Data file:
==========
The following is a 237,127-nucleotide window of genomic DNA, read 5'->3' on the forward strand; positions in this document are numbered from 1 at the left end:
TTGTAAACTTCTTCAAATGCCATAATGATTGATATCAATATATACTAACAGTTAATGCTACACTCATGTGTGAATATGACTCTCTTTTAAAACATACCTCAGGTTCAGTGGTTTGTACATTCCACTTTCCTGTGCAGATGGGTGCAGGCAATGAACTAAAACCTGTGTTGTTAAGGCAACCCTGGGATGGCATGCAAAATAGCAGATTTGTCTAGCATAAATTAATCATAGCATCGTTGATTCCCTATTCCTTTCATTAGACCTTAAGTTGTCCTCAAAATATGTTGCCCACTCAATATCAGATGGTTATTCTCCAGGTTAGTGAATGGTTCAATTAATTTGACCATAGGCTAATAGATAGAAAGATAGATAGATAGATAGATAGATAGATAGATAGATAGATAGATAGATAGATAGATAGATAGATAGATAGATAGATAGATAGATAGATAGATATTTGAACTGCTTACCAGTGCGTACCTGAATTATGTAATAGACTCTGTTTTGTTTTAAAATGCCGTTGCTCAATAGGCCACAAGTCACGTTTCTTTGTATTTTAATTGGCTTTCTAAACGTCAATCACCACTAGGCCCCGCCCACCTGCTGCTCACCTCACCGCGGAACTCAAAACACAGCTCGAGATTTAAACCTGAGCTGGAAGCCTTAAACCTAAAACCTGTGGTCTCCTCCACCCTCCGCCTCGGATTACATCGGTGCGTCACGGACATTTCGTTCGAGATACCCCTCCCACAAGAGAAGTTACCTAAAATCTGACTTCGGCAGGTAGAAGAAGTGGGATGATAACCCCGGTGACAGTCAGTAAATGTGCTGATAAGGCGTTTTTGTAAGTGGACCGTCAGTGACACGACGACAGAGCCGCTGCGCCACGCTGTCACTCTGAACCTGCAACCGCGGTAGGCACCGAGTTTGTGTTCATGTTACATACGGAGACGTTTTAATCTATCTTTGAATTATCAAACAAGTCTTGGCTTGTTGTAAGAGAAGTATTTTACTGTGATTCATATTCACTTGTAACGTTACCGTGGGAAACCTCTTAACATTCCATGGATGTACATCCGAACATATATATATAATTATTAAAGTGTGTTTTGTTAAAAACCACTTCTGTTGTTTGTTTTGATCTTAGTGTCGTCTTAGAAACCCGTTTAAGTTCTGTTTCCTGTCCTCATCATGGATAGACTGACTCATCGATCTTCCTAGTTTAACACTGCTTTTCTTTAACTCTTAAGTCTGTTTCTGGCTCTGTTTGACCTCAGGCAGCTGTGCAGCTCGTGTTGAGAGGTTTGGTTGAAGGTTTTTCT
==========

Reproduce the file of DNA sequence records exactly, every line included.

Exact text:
The following is a 237,127-nucleotide window of genomic DNA, read 5'->3' on the forward strand; positions in this document are numbered from 1 at the left end:
TTGTAAACTTCTTCAAATGCCATAATGATTGATATCAATATATACTAACAGTTAATGCTACACTCATGTGTGAATATGACTCTCTTTTAAAACATACCTCAGGTTCAGTGGTTTGTACATTCCACTTTCCTGTGCAGATGGGTGCAGGCAATGAACTAAAACCTGTGTTGTTAAGGCAACCCTGGGATGGCATGCAAAATAGCAGATTTGTCTAGCATAAATTAATCATAGCATCGTTGATTCCCTATTCCTTTCATTAGACCTTAAGTTGTCCTCAAAATATGTTGCCCACTCAATATCAGATGGTTATTCTCCAGGTTAGTGAATGGTTCAATTAATTTGACCATAGGCTAATAGATAGAAAGATAGATAGATAGATAGATAGATAGATAGATAGATAGATAGATAGATAGATAGATAGATAGATAGATAGATAGATAGATAGATAGATAGATATTTGAACTGCTTACCAGTGCGTACCTGAATTATGTAATAGACTCTGTTTTGTTTTAAAATGCCGTTGCTCAATAGGCCACAAGTCACGTTTCTTTGTATTTTAATTGGCTTTCTAAACGTCAATCACCACTAGGCCCCGCCCACCTGCTGCTCACCTCACCGCGGAACTCAAAACACAGCTCGAGATTTAAACCTGAGCTGGAAGCCTTAAACCTAAAACCTGTGGTCTCCTCCACCCTCCGCCTCGGATTACATCGGTGCGTCACGGACATTTCGTTCGAGATACCCCTCCCACAAGAGAAGTTACCTAAAATCTGACTTCGGCAGGTAGAAGAAGTGGGATGATAACCCCGGTGACAGTCAGTAAATGTGCTGATAAGGCGTTTTTGTAAGTGGACCGTCAGTGACACGACGACAGAGCCGCTGCGCCACGCTGTCACTCTGAACCTGCAACCGCGGTAGGCACCGAGTTTGTGTTCATGTTACATACGGAGACGTTTTAATCTATCTTTGAATTATCAAACAAGTCTTGGCTTGTTGTAAGAGAAGTATTTTACTGTGATTCATATTCACTTGTAACGTTACCGTGGGAAACCTCTTAACATTCCATGGATGTACATCCGAACATATATATATAATTATTAAAGTGTGTTTTGTTAAAAACCACTTCTGTTGTTTGTTTTGATCTTAGTGTCGTCTTAGAAACCCGTTTAAGTTCTGTTTCCTGTCCTCATCATGGATAGACTGACTCATCGATCTTCCTAGTTTAACACTGCTTTTCTTTAACTCTTAAGTCTGTTTCTGGCTCTGTTTGACCTCAGGCAGCTGTGCAGCTCGTGTTGAGAGGTTTGGTTGAAGGTTTTTCT